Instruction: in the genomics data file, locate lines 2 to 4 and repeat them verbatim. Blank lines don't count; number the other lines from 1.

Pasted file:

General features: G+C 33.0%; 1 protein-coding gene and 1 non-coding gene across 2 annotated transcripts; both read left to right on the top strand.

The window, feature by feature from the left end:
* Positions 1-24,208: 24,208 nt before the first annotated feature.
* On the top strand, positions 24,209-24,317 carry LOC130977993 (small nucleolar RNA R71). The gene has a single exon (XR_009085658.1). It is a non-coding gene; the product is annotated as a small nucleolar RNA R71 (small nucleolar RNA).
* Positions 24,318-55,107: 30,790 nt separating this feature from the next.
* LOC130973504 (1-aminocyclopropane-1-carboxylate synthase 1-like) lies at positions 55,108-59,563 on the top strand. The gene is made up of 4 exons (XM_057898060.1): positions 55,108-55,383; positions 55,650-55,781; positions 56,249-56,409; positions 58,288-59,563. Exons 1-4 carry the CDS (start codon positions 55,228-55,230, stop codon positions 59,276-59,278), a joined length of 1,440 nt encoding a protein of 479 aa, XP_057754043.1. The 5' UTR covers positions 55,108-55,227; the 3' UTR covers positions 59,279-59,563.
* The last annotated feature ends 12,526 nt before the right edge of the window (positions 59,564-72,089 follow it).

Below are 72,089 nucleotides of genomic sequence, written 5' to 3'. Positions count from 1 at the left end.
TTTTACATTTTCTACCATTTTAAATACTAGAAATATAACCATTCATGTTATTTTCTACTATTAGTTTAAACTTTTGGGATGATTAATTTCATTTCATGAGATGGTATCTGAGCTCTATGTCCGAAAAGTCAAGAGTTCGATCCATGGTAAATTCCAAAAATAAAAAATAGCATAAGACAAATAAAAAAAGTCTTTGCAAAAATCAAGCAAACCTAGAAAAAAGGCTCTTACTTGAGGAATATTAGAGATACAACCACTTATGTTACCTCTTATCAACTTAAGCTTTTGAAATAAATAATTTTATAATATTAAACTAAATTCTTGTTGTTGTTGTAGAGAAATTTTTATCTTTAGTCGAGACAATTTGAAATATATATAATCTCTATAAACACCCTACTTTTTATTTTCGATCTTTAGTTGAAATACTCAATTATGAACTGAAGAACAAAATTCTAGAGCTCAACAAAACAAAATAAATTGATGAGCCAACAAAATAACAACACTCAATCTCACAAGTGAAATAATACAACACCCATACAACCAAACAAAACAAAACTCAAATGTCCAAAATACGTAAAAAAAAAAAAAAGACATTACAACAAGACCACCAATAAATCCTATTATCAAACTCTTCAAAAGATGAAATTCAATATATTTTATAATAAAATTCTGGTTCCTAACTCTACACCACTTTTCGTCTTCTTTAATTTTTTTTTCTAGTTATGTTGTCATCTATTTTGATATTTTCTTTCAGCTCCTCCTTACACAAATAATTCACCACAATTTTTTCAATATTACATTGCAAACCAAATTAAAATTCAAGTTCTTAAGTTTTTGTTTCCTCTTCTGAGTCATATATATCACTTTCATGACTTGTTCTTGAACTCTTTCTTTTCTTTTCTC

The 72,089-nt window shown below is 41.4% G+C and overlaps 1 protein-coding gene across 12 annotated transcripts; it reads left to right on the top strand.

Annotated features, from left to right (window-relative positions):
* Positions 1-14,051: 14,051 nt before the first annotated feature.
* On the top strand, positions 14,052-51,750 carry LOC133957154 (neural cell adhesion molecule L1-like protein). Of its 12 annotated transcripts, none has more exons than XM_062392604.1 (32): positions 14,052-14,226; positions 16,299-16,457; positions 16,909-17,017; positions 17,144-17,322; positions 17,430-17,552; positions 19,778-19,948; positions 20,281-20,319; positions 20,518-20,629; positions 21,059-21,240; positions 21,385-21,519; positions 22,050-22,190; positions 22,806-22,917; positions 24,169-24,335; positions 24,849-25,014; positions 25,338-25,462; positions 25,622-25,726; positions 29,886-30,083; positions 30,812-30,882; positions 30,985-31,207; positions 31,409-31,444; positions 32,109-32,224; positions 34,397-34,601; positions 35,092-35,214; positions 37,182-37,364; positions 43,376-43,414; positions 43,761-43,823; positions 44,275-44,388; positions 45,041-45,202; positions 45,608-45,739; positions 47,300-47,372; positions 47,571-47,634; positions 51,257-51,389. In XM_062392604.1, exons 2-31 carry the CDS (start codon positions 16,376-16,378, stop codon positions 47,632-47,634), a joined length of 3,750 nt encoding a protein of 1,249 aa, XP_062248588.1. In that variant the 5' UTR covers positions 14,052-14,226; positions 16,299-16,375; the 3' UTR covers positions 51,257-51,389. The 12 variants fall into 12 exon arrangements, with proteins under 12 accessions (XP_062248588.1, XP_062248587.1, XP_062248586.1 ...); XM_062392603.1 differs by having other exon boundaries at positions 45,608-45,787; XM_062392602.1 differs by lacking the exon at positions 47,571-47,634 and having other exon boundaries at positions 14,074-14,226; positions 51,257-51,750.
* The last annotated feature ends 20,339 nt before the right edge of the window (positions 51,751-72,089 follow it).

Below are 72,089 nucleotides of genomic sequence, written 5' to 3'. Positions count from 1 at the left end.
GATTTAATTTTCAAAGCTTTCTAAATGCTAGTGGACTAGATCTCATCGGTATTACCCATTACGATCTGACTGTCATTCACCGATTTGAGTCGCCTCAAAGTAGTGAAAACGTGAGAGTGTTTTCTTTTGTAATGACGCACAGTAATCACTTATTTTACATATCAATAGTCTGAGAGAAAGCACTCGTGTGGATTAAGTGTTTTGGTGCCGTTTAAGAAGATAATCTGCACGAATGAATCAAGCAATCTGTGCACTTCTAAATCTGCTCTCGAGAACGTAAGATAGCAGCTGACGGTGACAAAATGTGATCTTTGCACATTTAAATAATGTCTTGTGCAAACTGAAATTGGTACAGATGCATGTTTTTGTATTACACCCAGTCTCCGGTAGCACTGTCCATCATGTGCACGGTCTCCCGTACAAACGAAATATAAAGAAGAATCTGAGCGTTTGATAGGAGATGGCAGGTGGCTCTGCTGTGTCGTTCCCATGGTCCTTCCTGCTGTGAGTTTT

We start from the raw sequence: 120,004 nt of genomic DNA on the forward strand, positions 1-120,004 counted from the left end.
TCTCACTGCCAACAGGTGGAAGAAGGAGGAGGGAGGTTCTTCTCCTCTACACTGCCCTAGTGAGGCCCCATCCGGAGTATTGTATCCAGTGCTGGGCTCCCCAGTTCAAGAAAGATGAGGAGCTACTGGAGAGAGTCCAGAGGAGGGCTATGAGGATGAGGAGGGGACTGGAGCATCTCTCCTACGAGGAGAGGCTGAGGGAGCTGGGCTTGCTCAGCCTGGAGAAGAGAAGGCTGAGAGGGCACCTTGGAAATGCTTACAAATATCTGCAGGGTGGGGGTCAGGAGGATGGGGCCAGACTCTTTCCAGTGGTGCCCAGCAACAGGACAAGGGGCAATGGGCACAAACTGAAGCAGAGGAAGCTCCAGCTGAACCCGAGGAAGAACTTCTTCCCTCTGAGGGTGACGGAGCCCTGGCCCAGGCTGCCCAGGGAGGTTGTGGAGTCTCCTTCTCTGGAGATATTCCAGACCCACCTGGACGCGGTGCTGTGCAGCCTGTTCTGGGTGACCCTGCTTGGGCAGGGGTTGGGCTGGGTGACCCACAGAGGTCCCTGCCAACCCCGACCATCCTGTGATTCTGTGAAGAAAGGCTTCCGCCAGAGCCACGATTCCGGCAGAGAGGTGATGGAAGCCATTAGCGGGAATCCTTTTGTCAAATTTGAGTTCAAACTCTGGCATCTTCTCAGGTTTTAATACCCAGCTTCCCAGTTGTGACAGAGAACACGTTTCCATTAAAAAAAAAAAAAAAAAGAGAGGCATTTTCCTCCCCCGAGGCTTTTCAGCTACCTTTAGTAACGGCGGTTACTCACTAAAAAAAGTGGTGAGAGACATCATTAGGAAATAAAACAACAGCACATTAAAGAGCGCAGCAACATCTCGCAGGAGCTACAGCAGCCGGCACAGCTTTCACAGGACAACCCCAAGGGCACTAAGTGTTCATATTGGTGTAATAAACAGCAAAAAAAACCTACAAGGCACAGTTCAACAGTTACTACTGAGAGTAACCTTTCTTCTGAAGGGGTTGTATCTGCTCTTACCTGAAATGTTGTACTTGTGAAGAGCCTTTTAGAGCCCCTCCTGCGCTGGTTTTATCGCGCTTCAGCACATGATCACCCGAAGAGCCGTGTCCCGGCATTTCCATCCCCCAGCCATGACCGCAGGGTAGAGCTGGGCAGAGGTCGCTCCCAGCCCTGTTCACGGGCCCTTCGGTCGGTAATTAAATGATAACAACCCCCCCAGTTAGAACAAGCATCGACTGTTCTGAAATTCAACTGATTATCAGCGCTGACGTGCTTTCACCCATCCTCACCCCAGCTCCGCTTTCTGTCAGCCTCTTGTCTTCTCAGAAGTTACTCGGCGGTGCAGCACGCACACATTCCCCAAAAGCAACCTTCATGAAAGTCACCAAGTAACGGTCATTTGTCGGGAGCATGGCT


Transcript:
The window, feature by feature from the left end:
* Positions 1-24,208: 24,208 nt before the first annotated feature.
* On the top strand, positions 24,209-24,317 carry LOC130977993 (small nucleolar RNA R71). The gene has a single exon (XR_009085658.1). It is a non-coding gene; the product is annotated as a small nucleolar RNA R71 (small nucleolar RNA).